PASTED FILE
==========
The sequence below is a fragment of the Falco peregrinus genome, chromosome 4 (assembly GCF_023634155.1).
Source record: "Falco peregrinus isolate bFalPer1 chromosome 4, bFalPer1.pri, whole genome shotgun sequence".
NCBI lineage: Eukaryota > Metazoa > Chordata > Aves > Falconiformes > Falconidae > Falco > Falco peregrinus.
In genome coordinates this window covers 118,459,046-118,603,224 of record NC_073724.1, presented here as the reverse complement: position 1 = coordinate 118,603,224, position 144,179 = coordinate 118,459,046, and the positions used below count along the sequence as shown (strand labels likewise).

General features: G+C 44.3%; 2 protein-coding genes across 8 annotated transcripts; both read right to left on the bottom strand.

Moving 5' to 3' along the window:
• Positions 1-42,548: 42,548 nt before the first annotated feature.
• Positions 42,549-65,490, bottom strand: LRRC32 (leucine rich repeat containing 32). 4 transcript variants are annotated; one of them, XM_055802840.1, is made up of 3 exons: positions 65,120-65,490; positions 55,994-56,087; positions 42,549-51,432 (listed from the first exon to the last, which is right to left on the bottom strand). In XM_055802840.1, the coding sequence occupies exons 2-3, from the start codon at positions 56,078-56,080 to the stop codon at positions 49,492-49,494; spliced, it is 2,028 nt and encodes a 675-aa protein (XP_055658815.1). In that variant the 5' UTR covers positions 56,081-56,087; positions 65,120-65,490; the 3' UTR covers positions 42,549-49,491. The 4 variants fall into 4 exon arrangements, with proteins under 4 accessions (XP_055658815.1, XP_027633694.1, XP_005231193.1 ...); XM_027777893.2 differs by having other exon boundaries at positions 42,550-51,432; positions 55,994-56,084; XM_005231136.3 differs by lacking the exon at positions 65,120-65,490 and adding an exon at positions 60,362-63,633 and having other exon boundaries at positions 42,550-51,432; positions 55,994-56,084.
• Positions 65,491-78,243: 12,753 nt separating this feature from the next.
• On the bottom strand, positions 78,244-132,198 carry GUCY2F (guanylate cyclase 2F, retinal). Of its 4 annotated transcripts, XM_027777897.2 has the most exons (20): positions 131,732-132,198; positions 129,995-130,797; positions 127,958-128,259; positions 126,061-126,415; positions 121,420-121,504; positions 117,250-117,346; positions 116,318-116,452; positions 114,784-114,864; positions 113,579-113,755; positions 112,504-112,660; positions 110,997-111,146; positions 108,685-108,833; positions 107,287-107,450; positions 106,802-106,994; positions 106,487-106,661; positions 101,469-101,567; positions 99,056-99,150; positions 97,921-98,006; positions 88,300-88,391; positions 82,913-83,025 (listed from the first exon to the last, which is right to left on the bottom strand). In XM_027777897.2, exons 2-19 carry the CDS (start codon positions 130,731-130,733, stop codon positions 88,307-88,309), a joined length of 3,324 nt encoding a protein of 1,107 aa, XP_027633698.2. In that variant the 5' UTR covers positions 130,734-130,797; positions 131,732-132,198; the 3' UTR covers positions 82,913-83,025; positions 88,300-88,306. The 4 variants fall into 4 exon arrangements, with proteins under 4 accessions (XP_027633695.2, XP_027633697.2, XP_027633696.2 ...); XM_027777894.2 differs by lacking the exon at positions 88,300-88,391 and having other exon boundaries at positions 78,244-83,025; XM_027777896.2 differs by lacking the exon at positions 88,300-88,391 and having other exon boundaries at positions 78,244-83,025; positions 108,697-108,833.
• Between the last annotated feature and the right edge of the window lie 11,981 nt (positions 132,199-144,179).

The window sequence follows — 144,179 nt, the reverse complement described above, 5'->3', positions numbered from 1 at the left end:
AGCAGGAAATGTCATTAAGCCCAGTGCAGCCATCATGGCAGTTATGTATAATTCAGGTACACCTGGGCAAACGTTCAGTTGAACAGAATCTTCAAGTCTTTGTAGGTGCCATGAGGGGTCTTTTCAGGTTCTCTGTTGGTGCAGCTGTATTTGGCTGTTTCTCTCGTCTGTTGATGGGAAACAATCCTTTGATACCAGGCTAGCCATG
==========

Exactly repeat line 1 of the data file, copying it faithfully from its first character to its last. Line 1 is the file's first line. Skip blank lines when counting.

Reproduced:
The sequence below is a fragment of the Falco peregrinus genome, chromosome 4 (assembly GCF_023634155.1).